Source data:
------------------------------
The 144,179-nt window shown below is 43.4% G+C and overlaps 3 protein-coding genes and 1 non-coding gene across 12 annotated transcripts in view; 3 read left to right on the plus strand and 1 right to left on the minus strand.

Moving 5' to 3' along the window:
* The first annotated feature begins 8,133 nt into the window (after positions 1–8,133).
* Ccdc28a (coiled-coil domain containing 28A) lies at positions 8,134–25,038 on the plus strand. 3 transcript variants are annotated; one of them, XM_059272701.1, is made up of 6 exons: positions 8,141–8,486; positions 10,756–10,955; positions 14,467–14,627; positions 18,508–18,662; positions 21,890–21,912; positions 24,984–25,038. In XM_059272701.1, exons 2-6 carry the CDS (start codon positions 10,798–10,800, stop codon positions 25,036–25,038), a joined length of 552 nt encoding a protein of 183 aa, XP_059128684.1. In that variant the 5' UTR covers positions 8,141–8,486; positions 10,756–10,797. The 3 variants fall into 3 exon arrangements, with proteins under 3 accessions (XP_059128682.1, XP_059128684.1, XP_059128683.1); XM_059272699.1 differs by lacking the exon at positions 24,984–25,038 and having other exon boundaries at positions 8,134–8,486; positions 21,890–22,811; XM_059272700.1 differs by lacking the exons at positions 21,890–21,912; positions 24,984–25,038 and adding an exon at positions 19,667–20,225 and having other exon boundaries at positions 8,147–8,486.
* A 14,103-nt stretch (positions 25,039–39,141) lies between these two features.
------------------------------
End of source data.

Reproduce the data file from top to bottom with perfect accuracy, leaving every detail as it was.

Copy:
The 144,179-nt window shown below is 43.4% G+C and overlaps 3 protein-coding genes and 1 non-coding gene across 12 annotated transcripts in view; 3 read left to right on the plus strand and 1 right to left on the minus strand.

Moving 5' to 3' along the window:
* The first annotated feature begins 8,133 nt into the window (after positions 1–8,133).
* Ccdc28a (coiled-coil domain containing 28A) lies at positions 8,134–25,038 on the plus strand. 3 transcript variants are annotated; one of them, XM_059272701.1, is made up of 6 exons: positions 8,141–8,486; positions 10,756–10,955; positions 14,467–14,627; positions 18,508–18,662; positions 21,890–21,912; positions 24,984–25,038. In XM_059272701.1, exons 2-6 carry the CDS (start codon positions 10,798–10,800, stop codon positions 25,036–25,038), a joined length of 552 nt encoding a protein of 183 aa, XP_059128684.1. In that variant the 5' UTR covers positions 8,141–8,486; positions 10,756–10,797. The 3 variants fall into 3 exon arrangements, with proteins under 3 accessions (XP_059128682.1, XP_059128684.1, XP_059128683.1); XM_059272699.1 differs by lacking the exon at positions 24,984–25,038 and having other exon boundaries at positions 8,134–8,486; positions 21,890–22,811; XM_059272700.1 differs by lacking the exons at positions 21,890–21,912; positions 24,984–25,038 and adding an exon at positions 19,667–20,225 and having other exon boundaries at positions 8,147–8,486.
* A 14,103-nt stretch (positions 25,039–39,141) lies between these two features.